What is Inbound Shipping and How Does it Affect Your Shipping Strategy?


The cost of international shipping has decreased dramatically in the last six months—in some cases costs are down 60% or more. This impacts ecommerce businesses in big ways: brands now have a lot more freedom to import products into multiple ports which opens them up to choosing a distributed inventory model and fulfilling products closer to customers 

The Difference Between Inbound Shipping and Outbound Shipping

Often ecommerce companies separate their operations into inbound and outbound. The two require very different processes.  

Inbound shipping refers to any shipments coming into a business. This includes procurement, manufacturing, assembly, storage and inventory management. Inbound shipping often deals with suppliers and vendors—for many brands it’s primarily international relationships and transportation. Returns are also considered inbound shipping. 

Outbound shipping deals with customers and distribution channels. It refers to the delivery of finished goods that are shipped out of a business. This includes shipping directly to consumers, retail outlets, online marketplaces, and sometimes even other warehouses and distribution centers.  

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The Positive Impact of Low Inbound Shipping Lanes

Currently the cost of shipping containers is at an all-time low. This is a boon for ecommerce brands importing goods, raw materials, or products from overseas. Other than general cost savings, low inbound shipping has a direct effect on fulfillment strategy and ultimately customer satisfaction.  

With lower international shipping costs, shippers can import to both the East and West Coasts, rather than picking one and relying on domestic shipping (which in recent years have gone up to premium prices).  

Getting products into multiple ports naturally decreases domestic shipping costs. It also places products closer to distributed warehouses if you use a distributed inventory model.  

In the end, products that import closer to distribution centers can be fulfilled faster and closer to customers. This saves cost, cuts down on transit times, and leaves you with happy customers. 

How to Optimize Inbound Shipping Strategy to Save on Cost

For many ecommerce brands, shipping and transportation can end up being a large portion of their overall budget.  

Shipping costs change often, which makes them a variable that is hard to manage. There are a few reasons for this:  

  • shipping base rates are calculated on the market cost of fuel, which changes weekly/daily 
  • shipping carriers are private companies and can add surcharges or extra fees at their whim 
  • high-growth ecommerce businesses need to pivot often, which means changing or adding new shipping methods frequently to meet customer demands  

The best way to keep your inbound shipping costs in line is to work with the right supply chain partners. Hire reliable and experienced experts to coordinate your freight forwarding, supplier relationships, procurement, and international shipping. If you outsource fulfillment and logistics to a 3PL (third-party logistics provider), they will likely have volume discounts for shipping as well.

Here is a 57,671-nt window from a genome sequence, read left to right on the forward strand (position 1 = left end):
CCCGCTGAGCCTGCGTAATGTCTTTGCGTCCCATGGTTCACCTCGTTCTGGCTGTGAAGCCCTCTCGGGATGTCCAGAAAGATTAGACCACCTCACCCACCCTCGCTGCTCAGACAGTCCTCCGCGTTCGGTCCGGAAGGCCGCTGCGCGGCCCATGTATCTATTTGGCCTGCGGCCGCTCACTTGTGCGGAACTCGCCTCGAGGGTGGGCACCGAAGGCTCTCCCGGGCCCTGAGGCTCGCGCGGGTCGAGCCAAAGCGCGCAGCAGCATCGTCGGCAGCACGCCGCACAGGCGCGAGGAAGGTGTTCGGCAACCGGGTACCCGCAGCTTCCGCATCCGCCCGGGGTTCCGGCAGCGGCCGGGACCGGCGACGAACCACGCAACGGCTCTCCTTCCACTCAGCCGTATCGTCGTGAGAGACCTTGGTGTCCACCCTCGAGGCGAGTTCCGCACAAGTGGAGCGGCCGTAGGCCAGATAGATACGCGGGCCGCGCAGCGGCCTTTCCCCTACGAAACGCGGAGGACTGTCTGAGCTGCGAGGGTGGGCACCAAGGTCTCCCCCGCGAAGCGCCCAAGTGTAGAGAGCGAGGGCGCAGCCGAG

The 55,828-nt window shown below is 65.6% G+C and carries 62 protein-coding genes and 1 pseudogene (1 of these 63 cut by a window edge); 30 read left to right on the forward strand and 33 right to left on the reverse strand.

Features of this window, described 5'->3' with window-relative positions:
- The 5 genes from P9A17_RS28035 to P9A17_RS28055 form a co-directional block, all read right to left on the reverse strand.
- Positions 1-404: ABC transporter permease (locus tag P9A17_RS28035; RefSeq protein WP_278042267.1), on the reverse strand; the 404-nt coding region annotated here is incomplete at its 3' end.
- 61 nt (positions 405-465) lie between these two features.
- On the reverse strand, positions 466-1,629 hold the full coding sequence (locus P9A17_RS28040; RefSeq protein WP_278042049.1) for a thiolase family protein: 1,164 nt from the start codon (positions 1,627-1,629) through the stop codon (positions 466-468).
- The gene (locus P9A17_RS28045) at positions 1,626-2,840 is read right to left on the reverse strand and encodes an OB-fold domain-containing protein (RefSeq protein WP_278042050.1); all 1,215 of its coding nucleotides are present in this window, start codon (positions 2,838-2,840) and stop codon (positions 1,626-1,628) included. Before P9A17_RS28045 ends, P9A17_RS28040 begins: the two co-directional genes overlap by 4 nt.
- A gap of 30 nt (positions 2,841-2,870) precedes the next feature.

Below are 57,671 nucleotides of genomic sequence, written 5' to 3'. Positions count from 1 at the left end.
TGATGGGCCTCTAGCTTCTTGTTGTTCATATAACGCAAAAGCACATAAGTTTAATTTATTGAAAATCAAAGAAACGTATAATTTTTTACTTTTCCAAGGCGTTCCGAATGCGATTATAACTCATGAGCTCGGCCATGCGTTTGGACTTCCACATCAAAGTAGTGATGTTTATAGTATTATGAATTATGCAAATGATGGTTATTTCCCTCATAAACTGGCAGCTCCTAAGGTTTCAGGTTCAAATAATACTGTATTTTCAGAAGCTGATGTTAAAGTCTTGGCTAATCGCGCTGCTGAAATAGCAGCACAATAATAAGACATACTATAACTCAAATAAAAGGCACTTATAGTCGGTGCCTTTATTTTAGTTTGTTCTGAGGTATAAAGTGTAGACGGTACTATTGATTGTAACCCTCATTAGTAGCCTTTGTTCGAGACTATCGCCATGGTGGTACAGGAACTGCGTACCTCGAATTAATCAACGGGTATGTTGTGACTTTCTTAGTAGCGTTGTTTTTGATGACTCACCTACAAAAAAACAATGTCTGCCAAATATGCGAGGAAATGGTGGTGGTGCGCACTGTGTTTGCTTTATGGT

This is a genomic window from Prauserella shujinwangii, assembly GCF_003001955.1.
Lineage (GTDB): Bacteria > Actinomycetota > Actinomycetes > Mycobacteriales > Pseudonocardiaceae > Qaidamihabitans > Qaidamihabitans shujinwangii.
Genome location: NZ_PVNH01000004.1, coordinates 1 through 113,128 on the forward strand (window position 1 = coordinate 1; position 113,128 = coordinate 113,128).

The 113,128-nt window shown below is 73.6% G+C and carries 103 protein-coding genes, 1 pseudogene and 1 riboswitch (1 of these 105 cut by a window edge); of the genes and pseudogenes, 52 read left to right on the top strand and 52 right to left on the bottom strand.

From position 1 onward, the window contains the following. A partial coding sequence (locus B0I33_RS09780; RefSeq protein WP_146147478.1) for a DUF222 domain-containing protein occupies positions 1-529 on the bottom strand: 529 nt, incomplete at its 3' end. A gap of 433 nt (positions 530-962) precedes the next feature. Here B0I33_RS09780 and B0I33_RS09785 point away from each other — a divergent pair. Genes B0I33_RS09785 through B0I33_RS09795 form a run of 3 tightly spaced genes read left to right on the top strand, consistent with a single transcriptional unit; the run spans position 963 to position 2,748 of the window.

When is Distributed Inventory More Effective?

There are many advantages to storing and fulfilling products in multiple warehouses. The biggest one is the ability to fulfill products closer to the customer which cuts down on shipping time and cost.   

If you outsource fulfillment to a 3PL, splitting inventory across multiple warehouses usually costs extra. There is also the time and resources involved in getting your products to various locations and properly managing stock levels and inventory on hand.  

If you’re considering moving to a distributed inventory model, here are some tips:  

  • Heavier products, or those that require additional handling, will be more expensive to ship. By reducing the shipping zones to the customer, you’ll save a lot on domestic shipping costs.  
  • Geography is a big factor. If your customers are in only one general area, one location might make more sense, but if you’re growing into new regions consider finding a 3PL with support there.  
  • Faster shipping is imperative for some products. If your customers demand quick transit times, distributing your inventory might be necessary.  

There are so many decisions to make when managing your inventory. When it comes to distributing your inventory between fulfillment centers, there is not always a clear-cut answer, but by tracking shipping costs and geographic location volume, you’ll be better suited to make an informed decision. Being able to ship orders from multiple warehouses can save you time and money, creating a better order fulfillment experience for both you and your customers. 


If you are looking for a 3PL to help with your shipping and transportation, we would love to hear from you. Send us a note to connect about how we can help your company grow. You can read DCL’s list of services to learn more, or check out the many companies we work with to ensure great logistics support.